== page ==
Posted on 22 March 2017 by Timothy Vivian-Shaw
Follow in the Footsteps of Sir David Attenborough
There is no other person more synonymous with wildlife documentaries than Sir David Attenborough. His voice is familiar with millions, of all ages and walks of life, even former US president Barack Obama is a self-confessed fan of the broadcaster. Spanning over 50 years, Attenborough’s career has taken him to all corners of the globe, documenting hundreds of species of plant, animal, and marine life. Join us, as we reflect on his life behind the lens and the extraordinary locations and animals in the camera’s focus.
Posted on 07 December 2016 by Martha Hales
Top 5 Natural Wonders you Never Knew Existed
The most famous sites in the world are jaw-dropping and unmissable. From the Machu Picchu to the Taj Mahal, they have an other-worldly grandeur and allure. However, if you like some solitude with your scenery, seek out these five lesser known natural wonders. The best travel destinations for anyone who is bowled over by the beauty of our planet, these unique spots are still under the radar (and not yet bristling with selfie sticks and souvenir sellers.) Enjoy!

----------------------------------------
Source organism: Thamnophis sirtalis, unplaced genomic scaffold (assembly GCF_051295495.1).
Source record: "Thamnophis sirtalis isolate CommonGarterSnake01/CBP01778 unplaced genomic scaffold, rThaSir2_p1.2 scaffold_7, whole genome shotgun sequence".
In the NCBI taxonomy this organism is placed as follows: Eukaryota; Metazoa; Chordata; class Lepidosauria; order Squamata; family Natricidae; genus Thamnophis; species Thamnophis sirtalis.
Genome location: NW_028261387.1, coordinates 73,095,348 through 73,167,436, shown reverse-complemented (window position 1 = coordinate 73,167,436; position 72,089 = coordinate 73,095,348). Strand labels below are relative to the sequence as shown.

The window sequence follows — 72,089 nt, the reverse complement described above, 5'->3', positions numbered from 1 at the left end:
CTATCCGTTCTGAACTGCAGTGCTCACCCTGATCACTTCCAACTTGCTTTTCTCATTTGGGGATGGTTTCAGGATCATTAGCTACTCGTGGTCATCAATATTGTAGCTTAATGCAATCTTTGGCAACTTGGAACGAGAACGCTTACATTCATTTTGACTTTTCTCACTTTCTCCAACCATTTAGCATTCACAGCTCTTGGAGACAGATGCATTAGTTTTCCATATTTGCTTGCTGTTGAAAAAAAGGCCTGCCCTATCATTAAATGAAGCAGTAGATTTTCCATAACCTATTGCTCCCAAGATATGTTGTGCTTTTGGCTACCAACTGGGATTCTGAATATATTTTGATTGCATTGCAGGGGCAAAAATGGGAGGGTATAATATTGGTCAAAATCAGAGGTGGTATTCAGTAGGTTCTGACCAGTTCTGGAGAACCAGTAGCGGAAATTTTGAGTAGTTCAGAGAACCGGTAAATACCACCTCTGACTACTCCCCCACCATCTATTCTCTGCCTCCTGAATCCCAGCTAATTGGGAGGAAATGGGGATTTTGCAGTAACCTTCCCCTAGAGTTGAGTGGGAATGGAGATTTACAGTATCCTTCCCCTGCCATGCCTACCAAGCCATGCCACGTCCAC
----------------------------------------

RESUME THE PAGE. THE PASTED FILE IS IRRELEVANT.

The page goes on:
Posted on 26 October 2016 by Martha Hales
Islands and beaches of Madagascar
Madagascar is bursting with unique species and unusual landscapes. You could lose days investigating a single corner of this fascinating island and the welcome is perpetually warm and effusive. But did you know that Madagascar is also an amazing beach destination? The options for grabbing some time oceanside are many and varied - each one more heavenly than the last. Here are seven TravelLocal favourites among the countless islands and beaches of Madagascar.
Posted on 04 July 2016 by Martha Hales
The Whales Of Ile St. Marie
Ile Sainte Marie is blessed. Not only is it blessed with bone-white beaches and swaying coconut palms, but it is also blessed with whales. Schools of humpback whales leave their feeding grounds in the Antarctic and make the journey to the warm waters around Ile Sainte Marie, just off the northeast coast of Madagascar, to calve and rear their young. Every June to September they can be found in large groups within a relatively small area, making them easy to spot on a whale-watching trip.
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